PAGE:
March 2011 Archives

Braintree Police Make More Drug/Conspiracy Arrests at Plaza

White pills.jpgThe Quincy District Court will hear drug charges against three people as a result of an investigation at the South Shore Plaza by the Braintree Police. According to the article in the Patriot Ledger the Braintree Police were patrolling the parking areas and saw a woman's "suspicious actions" while she drove in the area. At least two police vehicles followed her car and she parked it in the parking garage. Patrick Williams came out of the mall, met the woman, and the officers saw "some type of transaction." There was another man -- Michael Rodriquez in the woman's car. The police thought the meeting was related to drugs and "approached" all three people. They found four oxycodone pills. The alleged transaction took place within 1000 feet of the Flaherty Elementary School. The police charged Williams with distribution of a class B substance, conspiracy, and distribution of a class B substance in a school zone. They charged Rodriquez with Conspiracy and Possession.

Anyone that reads the Patriot Ledger would know that the Braintree Police likely consider this type of activity fairly common in this area. However, even if it is common, the police are still required to perform their investigations within the confines of the law related to search and seizure. I expect that these three individuals will explore the possibility that the police conducted an illegal stop and search, and seek to suppress the evidence (4 pills) and statements that the police obtained as a result. If the police blocked in the woman's car, then that was a seizure, and unless there were specific "suspicious actions" to justify it, the motion to suppress would be allowed and all cases dismissed. Another issue in this regard would involve the question of how the police found the pills. Were the people searched based solely on the officers vague observations of suspicious activity while a woman drove in a parking lot? Lastly were statements made while the individuals were detained and not read their Miranda rights?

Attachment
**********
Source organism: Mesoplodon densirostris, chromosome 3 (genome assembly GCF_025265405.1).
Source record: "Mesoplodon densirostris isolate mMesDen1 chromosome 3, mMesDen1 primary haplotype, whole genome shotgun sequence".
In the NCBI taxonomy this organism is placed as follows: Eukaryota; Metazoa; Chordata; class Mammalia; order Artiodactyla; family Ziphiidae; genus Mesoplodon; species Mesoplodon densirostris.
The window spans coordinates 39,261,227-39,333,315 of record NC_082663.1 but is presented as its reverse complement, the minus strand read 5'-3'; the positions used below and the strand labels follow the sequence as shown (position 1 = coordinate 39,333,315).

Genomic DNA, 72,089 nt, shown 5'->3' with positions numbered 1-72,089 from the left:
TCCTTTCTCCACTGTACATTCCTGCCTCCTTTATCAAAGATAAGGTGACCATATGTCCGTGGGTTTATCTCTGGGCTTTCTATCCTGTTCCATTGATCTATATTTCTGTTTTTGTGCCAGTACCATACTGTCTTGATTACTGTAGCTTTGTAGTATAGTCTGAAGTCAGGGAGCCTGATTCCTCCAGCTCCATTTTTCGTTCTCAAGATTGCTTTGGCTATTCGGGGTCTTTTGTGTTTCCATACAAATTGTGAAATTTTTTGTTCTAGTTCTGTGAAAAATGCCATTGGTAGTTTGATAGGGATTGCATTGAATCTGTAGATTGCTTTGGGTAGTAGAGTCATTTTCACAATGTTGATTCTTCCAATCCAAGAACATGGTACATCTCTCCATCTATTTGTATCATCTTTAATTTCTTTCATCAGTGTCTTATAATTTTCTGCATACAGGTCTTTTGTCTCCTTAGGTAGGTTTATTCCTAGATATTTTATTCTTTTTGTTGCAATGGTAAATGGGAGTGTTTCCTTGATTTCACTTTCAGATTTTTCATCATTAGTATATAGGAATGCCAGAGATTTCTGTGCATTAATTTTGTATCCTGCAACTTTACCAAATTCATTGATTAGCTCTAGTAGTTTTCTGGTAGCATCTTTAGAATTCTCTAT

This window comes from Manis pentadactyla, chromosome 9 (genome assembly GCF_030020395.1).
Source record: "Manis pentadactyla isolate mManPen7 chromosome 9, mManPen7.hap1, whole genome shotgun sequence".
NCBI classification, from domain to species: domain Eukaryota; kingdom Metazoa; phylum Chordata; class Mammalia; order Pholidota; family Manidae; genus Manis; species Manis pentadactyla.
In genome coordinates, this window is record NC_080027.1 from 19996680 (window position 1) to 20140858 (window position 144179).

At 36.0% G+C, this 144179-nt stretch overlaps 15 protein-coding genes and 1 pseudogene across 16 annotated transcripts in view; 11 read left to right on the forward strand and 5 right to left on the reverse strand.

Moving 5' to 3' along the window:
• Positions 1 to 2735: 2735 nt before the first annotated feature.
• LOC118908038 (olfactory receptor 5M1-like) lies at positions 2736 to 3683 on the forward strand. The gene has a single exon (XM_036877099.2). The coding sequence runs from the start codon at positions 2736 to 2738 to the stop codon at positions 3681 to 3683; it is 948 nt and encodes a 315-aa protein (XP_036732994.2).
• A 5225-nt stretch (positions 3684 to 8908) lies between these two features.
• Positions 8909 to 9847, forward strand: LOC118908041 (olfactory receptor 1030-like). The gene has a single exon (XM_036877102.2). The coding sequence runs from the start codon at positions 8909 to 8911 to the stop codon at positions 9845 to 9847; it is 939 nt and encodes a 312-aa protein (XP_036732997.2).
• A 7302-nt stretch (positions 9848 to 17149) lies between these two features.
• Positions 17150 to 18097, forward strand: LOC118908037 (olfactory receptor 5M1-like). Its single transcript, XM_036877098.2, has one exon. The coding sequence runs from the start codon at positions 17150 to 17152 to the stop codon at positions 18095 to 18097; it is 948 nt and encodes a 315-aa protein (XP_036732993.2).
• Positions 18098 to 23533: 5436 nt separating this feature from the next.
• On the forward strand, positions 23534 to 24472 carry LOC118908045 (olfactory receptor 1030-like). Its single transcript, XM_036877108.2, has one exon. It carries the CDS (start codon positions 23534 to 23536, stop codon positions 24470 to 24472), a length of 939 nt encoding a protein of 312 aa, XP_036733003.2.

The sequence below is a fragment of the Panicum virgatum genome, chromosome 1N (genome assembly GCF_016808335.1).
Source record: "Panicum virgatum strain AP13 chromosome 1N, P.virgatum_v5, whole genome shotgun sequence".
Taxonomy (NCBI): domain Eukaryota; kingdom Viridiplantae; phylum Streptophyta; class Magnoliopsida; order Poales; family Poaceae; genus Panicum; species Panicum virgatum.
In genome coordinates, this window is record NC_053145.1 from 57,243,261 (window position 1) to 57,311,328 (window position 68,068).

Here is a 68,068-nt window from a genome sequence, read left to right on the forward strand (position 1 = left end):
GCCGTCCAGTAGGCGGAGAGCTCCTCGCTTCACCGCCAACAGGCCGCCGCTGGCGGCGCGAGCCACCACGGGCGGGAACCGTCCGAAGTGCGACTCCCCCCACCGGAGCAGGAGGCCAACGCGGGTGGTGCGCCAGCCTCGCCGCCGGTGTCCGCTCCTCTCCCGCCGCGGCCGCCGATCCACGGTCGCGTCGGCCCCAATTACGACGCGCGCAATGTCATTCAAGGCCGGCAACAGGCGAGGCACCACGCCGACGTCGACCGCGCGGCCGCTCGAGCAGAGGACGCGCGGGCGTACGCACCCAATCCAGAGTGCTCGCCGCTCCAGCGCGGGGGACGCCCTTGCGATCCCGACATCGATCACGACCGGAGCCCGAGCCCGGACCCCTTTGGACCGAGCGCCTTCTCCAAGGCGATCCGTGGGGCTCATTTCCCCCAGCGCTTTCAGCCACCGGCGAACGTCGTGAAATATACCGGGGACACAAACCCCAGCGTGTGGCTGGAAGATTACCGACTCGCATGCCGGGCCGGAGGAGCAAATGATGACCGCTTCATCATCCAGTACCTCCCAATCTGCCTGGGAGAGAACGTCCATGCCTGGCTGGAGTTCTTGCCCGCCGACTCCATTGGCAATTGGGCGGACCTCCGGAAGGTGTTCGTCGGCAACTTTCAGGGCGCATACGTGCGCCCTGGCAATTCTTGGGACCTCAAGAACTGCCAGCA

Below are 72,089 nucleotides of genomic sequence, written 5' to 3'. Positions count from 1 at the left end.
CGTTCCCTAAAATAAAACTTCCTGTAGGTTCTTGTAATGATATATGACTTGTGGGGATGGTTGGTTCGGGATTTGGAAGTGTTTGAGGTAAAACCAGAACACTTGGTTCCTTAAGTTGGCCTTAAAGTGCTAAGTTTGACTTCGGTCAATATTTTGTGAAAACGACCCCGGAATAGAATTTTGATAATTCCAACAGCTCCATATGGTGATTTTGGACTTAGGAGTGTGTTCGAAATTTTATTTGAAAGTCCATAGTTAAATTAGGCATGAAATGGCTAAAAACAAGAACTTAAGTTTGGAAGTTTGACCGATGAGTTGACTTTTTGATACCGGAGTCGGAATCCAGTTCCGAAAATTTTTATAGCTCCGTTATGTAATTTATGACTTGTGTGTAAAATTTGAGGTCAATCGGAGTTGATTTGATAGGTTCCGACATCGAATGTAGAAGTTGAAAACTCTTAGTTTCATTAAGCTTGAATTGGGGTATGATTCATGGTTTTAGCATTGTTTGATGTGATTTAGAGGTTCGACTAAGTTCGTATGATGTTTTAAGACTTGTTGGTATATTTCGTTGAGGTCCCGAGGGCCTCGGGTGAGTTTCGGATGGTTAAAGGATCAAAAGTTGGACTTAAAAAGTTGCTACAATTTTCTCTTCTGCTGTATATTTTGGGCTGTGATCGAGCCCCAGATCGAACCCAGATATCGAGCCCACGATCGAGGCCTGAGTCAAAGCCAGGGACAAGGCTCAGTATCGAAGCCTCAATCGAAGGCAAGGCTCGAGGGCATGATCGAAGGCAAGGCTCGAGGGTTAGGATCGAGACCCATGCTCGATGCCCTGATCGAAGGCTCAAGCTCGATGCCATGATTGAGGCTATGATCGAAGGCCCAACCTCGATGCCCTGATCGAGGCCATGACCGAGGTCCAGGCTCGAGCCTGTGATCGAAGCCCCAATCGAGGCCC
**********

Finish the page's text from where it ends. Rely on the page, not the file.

I mention statements, because it is fairly obvious that some or all of the individuals admitted to what was going on. How else would the police know, just from watching, that it was Williams that was selling? For Williams this case is particularly serious because of the school zone charge. This charge carries a mandatory minimum two-year sentence. That means two years (730 days) without the chance of parole. Moreover that sentence runs after the sentence imposed for the distribution. I should note that the legislature has recently softened this statute by making exceptions to the no-parole aspect of the statute in certain circumstances. The sentence, if convicted, however, must still be two years.